Hooray for Huckabee. He's from the middle ages and he's hinted he'd restore drawing and quartering. That's just what we need. People hung until they're almost dead, then cut open while still alive, their guts pulled out and finally they are torn into 4 pieces. He doesn't believe in evolution, and he doesn't believe the earth circles the sun. Well, to be precise, he's suggested in one debate that he believes the universe rotates around the Earth. He would make a fine American president.

getalife
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getalife 02/14/08 - 10:29 am
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I saw on TV last night that

I saw on TV last night that Barack Hussien Obama if elected, is proposing spending 10 billion dollars on a program to help those home owners that bought more home than they could afford. I personally don't think the taxpayers should have to support and take care of those people that went for the sub-prime, interest only and variable rate mortgages. We already have too many people we are supporting on the welfare system, food stamp system and section 8 housing. Soon there will not be enough taxpayers to support all of these give-away programs!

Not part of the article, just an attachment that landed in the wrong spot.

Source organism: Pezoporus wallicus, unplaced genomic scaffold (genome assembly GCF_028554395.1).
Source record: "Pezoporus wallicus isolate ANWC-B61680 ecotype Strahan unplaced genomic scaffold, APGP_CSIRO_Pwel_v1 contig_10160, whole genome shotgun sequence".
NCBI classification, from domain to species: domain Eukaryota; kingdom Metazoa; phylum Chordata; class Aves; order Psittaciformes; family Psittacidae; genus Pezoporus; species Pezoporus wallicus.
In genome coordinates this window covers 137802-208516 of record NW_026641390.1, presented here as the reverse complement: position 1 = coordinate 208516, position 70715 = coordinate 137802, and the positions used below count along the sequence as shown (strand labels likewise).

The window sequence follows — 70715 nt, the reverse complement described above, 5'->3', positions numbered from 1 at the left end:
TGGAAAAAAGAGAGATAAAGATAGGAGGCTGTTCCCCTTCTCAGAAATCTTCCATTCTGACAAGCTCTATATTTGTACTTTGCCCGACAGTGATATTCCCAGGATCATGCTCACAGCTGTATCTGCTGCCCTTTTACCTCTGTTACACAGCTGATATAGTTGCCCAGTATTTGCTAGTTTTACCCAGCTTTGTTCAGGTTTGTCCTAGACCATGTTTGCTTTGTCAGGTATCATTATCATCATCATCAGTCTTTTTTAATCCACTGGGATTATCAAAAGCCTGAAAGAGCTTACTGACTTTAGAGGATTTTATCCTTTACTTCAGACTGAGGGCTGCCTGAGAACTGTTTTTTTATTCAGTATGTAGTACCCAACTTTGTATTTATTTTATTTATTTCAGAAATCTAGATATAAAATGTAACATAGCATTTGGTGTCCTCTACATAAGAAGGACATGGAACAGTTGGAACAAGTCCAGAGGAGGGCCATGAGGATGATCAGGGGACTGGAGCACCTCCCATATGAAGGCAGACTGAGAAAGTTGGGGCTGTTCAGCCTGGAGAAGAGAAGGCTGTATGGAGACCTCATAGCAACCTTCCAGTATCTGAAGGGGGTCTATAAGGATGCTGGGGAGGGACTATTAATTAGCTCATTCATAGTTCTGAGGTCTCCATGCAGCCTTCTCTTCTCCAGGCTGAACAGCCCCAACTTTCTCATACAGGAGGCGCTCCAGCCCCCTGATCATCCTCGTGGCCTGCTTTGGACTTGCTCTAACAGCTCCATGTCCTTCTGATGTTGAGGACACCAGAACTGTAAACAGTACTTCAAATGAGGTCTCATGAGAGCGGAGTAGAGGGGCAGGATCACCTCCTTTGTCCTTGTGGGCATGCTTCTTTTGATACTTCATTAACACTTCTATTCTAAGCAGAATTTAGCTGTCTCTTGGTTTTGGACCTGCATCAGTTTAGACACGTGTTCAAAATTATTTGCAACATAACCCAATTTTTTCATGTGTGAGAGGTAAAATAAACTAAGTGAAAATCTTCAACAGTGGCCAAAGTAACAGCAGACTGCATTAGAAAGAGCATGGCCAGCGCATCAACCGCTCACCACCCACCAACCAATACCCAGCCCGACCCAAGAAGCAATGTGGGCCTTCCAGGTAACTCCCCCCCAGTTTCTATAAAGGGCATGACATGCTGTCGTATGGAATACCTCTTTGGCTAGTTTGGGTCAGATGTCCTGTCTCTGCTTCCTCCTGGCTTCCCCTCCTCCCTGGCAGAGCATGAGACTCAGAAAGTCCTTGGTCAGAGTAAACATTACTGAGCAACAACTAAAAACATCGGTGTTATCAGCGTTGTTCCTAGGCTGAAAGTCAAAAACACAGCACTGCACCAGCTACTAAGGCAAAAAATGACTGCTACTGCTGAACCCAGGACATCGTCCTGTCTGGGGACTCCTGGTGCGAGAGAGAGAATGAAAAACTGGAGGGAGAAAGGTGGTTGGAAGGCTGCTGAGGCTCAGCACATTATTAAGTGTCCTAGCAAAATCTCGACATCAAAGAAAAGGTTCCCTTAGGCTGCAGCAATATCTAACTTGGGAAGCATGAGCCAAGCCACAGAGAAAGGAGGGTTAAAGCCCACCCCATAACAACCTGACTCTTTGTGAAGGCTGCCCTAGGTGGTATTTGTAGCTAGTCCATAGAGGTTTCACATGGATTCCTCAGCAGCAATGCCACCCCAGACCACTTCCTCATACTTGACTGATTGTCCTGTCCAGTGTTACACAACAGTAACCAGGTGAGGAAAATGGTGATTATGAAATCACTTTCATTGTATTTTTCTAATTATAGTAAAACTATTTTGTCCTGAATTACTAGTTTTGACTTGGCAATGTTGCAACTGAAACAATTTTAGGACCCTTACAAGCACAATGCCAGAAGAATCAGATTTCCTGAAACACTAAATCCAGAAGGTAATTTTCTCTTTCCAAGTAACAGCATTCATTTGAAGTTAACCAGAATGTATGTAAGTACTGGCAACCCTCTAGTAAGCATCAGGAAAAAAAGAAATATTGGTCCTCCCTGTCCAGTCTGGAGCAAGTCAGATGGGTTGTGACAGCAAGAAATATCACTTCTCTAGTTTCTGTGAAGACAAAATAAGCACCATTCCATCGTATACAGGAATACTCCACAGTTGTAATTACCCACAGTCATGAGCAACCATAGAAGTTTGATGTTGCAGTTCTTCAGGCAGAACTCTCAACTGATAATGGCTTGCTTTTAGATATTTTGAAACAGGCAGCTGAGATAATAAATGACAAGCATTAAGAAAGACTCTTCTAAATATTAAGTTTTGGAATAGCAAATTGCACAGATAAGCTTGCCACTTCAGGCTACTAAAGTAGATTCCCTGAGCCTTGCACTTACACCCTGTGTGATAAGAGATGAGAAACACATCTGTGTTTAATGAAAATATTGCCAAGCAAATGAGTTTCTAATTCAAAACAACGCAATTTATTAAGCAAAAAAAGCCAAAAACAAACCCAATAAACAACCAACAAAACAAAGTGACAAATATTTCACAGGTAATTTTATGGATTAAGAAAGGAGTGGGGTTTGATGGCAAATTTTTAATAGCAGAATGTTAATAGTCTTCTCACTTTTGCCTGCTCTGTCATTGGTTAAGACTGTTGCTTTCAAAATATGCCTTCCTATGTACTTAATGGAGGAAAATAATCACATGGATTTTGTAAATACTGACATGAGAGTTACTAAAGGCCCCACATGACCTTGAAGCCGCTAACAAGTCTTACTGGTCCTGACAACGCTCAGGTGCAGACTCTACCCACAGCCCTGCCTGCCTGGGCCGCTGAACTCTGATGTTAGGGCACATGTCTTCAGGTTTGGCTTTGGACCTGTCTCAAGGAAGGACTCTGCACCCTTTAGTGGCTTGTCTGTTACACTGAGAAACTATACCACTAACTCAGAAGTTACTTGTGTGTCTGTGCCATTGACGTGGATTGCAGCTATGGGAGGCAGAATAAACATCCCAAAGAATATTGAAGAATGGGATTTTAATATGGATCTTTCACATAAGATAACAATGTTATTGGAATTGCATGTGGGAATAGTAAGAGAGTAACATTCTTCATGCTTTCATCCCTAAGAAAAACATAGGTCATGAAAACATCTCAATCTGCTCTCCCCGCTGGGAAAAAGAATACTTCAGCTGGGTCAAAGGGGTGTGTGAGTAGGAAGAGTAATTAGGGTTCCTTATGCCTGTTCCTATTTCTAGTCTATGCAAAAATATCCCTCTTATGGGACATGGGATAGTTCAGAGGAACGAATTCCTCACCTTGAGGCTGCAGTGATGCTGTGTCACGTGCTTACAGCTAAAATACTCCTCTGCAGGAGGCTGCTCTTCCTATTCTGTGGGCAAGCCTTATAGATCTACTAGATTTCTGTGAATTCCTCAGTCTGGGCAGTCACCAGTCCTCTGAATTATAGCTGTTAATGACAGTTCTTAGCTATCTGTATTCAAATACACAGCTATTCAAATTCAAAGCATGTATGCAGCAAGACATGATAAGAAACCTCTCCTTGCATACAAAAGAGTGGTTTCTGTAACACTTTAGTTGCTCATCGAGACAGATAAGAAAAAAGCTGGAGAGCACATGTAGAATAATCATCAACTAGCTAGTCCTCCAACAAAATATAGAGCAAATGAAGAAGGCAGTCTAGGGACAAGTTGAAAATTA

Mrs Genevive Bait
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Mrs Genevive Bait 02/14/08 - 10:38 am
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As for the electoral college

As for the electoral college all you need is for the top 11 states to vote for one candidate and all the other 39 states are totally ignored. Don't believe me? Do the addition. California, Texas, NY, Florida, PA, Ohio, Ill, Michigan, NJ, NC and GA add up to 271. If each of those states was decided by a narrow margin and the vote in the other 39 states swung heavily to the other candidate you could have something like 70% of the people voting for the loser. They are the disenfranchised voters.

Bizarro
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Bizarro 02/14/08 - 10:51 am
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The number of electoral votes